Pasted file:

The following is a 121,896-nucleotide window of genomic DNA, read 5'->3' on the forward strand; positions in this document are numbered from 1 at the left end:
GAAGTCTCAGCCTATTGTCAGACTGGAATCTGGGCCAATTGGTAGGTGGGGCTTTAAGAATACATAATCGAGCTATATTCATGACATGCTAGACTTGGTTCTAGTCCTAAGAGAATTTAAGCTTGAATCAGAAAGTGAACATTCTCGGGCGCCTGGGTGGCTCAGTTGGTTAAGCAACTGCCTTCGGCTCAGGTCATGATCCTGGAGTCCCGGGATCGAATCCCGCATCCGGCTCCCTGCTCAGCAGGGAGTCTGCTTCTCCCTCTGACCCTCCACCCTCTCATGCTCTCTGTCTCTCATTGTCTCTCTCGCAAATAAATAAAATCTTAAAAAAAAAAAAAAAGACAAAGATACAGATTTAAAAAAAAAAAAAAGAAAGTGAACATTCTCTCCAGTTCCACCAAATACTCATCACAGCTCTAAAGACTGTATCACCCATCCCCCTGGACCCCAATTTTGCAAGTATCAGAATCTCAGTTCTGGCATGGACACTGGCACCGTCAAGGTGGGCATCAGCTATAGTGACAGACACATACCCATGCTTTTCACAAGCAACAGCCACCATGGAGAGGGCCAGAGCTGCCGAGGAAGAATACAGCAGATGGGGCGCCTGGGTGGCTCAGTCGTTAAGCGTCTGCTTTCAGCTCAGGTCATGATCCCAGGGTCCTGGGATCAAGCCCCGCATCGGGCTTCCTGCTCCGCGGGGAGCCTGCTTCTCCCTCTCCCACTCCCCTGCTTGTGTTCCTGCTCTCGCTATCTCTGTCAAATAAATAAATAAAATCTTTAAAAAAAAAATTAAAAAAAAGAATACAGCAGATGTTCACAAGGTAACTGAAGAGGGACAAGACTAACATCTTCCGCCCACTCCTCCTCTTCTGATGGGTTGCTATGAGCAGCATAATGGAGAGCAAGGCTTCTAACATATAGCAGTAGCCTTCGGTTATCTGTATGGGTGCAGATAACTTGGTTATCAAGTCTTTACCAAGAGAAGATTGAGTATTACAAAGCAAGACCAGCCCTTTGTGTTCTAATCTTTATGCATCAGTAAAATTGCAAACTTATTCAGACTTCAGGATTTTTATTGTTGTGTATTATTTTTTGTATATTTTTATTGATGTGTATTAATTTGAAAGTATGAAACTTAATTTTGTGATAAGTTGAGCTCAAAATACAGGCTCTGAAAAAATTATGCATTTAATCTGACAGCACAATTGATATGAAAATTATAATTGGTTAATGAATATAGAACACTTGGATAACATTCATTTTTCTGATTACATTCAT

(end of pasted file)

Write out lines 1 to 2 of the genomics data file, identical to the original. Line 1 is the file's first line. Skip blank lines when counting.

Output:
The following is a 121,896-nucleotide window of genomic DNA, read 5'->3' on the forward strand; positions in this document are numbered from 1 at the left end:
GAAGTCTCAGCCTATTGTCAGACTGGAATCTGGGCCAATTGGTAGGTGGGGCTTTAAGAATACATAATCGAGCTATATTCATGACATGCTAGACTTGGTTCTAGTCCTAAGAGAATTTAAGCTTGAATCAGAAAGTGAACATTCTCGGGCGCCTGGGTGGCTCAGTTGGTTAAGCAACTGCCTTCGGCTCAGGTCATGATCCTGGAGTCCCGGGATCGAATCCCGCATCCGGCTCCCTGCTCAGCAGGGAGTCTGCTTCTCCCTCTGACCCTCCACCCTCTCATGCTCTCTGTCTCTCATTGTCTCTCTCGCAAATAAATAAAATCTTAAAAAAAAAAAAAAAGACAAAGATACAGATTTAAAAAAAAAAAAAAGAAAGTGAACATTCTCTCCAGTTCCACCAAATACTCATCACAGCTCTAAAGACTGTATCACCCATCCCCCTGGACCCCAATTTTGCAAGTATCAGAATCTCAGTTCTGGCATGGACACTGGCACCGTCAAGGTGGGCATCAGCTATAGTGACAGACACATACCCATGCTTTTCACAAGCAACAGCCACCATGGAGAGGGCCAGAGCTGCCGAGGAAGAATACAGCAGATGGGGCGCCTGGGTGGCTCAGTCGTTAAGCGTCTGCTTTCAGCTCAGGTCATGATCCCAGGGTCCTGGGATCAAGCCCCGCATCGGGCTTCCTGCTCCGCGGGGAGCCTGCTTCTCCCTCTCCCACTCCCCTGCTTGTGTTCCTGCTCTCGCTATCTCTGTCAAATAAATAAATAAAATCTTTAAAAAAAAAATTAAAAAAAAGAATACAGCAGATGTTCACAAGGTAACTGAAGAGGGACAAGACTAACATCTTCCGCCCACTCCTCCTCTTCTGATGGGTTGCTATGAGCAGCATAATGGAGAGCAAGGCTTCTAACATATAGCAGTAGCCTTCGGTTATCTGTATGGGTGCAGATAACTTGGTTATCAAGTCTTTACCAAGAGAAGATTGAGTATTACAAAGCAAGACCAGCCCTTTGTGTTCTAATCTTTATGCATCAGTAAAATTGCAAACTTATTCAGACTTCAGGATTTTTATTGTTGTGTATTATTTTTTGTATATTTTTATTGATGTGTATTAATTTGAAAGTATGAAACTTAATTTTGTGATAAGTTGAGCTCAAAATACAGGCTCTGAAAAAATTATGCATTTAATCTGACAGCACAATTGATATGAAAATTATAATTGGTTAATGAATATAGAACACTTGGATAACATTCATTTTTCTGATTACATTCAT